I can’t address any particular case. I can say that I think there is a dangerous trend toward criminalizing political activity and trying to criminalize political opponents. And I think it’s dangerous, regardless of which party it is or which candidate it is. My view is the political disputes should be handled by the political process. And when you start trying to apply these vague statutes to get at political conduct, it’s really damaging to the integrity of the system.

They call it “lawfare.”

Say a case comes before a judge, and looking at the facts of the case, the judge believes that the defendant may indeed have committed the crime he’s accused of — but the judge also believes that the prosecution was politically motivated. What should a judge do in that case?

I think the law is pretty clear that you don’t look at the subjective motive of the prosecutor in any case. So I don’t think it’s appropriate for a judge to try to figure out why a case is being brought. Having said that, I think that when a judge is trying to figure out what a statute means, they should be concerned with the way it could be abused if it’s interpreted a certain way. But that’s different from saying I want to figure out whether this case was pursued in good faith.

Many prosecutors go on to higher office. Far fewer defense attorneys go on to political office. The newest Supreme Court justice, Ketanji Brown Jackson, is a rare exception, having been a public defender.

Do you feel that there’s a perverse incentive for prosecutors to get convictions and run on that to attain higher office, and that’s why there is what you view as overzealous prosecutions?

I think that there are a couple of different problems. One is whether prosecutors are trying to develop a reputation so that they can run for office, which is not necessarily a good incentive. The other is, you do have a lot of judges who are prosecutors, and you don’t have as many judges who were on the defense side. I think it’s helpful to have that other perspective in deciding cases. Everyone of course has their history and their experience that they bring to a case, which is fine, but you want to have a mix.

You’ve done some religious liberties cases, including New York’s metzitzah b’peh case. Tell us about your work in this field.

Most recently, the firm works on a clinic with Pepperdine Law School in California to do religious liberty litigation. We partner with the students to write briefs and bring cases that raise those issues, because it’s an important area and there are a lot of interesting legal issues, and they can use the help. That’s been fun. It’s a relatively new project, just started last year, headed here by Noel Francisco, and I and some other lawyers help with that.

Recently we’ve had a few interesting cases about the ability to recover money damages for violations of religious liberty under various statutes, which is important and interesting. My first case I ever argued, back in 2014, was on that issue. We lost that one, but now the law is changing in our favor. So I feel like I was kind of ahead of the curve on that one!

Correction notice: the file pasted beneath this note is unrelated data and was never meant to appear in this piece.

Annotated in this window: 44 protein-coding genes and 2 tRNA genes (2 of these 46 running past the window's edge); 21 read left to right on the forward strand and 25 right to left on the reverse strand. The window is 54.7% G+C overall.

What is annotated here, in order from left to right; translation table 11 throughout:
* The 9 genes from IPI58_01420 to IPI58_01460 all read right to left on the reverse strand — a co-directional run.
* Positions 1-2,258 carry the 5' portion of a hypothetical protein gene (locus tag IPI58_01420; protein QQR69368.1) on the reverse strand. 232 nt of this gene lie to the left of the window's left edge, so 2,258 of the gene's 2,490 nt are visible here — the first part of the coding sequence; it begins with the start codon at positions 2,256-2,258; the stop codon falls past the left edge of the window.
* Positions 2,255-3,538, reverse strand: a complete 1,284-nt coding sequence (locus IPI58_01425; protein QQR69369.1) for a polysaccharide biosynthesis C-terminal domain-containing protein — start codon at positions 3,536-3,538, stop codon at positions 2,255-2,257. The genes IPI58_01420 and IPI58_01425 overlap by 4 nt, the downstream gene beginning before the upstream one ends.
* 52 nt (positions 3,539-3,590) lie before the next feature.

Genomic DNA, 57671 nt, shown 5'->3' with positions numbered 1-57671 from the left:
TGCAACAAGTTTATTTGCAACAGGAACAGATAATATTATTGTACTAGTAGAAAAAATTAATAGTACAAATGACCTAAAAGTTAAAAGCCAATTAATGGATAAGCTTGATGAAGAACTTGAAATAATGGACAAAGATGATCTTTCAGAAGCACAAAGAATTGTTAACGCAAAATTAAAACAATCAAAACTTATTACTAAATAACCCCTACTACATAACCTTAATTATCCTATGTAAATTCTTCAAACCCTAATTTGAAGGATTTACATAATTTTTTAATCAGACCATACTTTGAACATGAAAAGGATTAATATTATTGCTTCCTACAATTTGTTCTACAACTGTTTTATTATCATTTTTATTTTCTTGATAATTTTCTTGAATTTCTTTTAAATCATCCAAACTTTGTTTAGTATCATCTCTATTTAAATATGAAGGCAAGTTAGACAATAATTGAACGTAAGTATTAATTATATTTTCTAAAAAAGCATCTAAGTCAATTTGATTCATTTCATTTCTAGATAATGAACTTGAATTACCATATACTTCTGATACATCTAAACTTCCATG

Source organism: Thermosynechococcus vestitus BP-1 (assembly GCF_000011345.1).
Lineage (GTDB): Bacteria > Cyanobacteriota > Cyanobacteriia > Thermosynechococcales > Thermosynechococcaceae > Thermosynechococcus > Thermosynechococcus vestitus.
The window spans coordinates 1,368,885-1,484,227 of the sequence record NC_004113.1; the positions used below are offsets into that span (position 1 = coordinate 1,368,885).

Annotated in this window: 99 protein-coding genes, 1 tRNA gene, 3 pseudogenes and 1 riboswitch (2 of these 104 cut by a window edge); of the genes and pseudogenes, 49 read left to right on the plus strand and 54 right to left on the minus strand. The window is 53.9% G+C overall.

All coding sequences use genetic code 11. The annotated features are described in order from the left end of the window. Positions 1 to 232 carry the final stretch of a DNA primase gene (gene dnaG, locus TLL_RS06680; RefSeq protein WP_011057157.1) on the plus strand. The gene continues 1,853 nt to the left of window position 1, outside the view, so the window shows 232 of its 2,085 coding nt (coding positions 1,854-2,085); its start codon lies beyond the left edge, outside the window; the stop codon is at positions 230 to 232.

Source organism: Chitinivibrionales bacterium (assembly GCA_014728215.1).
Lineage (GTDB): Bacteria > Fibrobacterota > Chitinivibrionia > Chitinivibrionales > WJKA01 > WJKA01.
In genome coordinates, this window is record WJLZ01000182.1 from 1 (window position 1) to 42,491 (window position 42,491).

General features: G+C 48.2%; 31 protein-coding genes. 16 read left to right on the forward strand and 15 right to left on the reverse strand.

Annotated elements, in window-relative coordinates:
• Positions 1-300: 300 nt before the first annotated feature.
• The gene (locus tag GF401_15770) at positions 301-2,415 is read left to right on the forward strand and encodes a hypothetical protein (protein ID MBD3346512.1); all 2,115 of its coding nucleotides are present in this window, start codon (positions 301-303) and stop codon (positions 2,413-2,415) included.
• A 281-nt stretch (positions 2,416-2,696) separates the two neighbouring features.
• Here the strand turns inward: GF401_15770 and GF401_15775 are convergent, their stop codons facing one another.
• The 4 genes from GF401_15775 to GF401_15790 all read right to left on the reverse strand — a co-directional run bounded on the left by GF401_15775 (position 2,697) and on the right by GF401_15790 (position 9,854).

Since the Supreme Court’s Obergefell ruling in 2015 that redefined legal marriage, there has been a tension between religious liberties vs. new classes of protected people. The Supreme Court just heard arguments in a case of a Christian web designer from Colorado who wants to create websites only for marriages consistent with her religious beliefs, which may violate anti-discrimination laws.

The current Supreme Court is viewed as the most sympathetic to religious liberties in generations. What do you see happening with the new line of cases that we’ll probably be seeing now?

This has been bubbling up for a number of years now. There was the cake case [in which a Christian baker from Colorado refused to bake a cake for a wedding that conflicted with his religious beliefs -Ed.], and they had Fulton v. Philadelphia [regarding whether government may refuse to place children for foster care with a Catholic organization that only worked with couples in traditional marriages -Ed.] where the Court, again, didn’t quite resolve the entire issue. [In both cases, the Court ruled for the religious entity but only on narrow grounds, leaving unclear how future religious-liberties cases might be decided. -Ed.]

In the new case with the web designer, maybe we’ll get something more decisive. I do think they’re going to need to address it, because it keeps coming up in different contexts.

We have a pluralistic society where we’re supposed to be respecting religious freedom. We also have states that have taken pretty aggressive positions on discrimination rules, and those come into conflict with each other. So I’m hoping we’ll get some guidance from the Court this term on how to resolve that.

Alright, my final question: You have what might be described as a fairly decent curriculum vitae.What are your long-term goals? Do you want to stay in private practice? Go into government? You have the resume for a federal judgeship…

I’ve always been interested in doing something for government. But I’m Canadian, and I didn’t become a U.S. citizen until last year, so I wasn’t really eligible for anything until recently. We’ll have to see what transpires politically, over the next five or 10 years. In the meantime, I’m very much enjoying and committed to my private practice.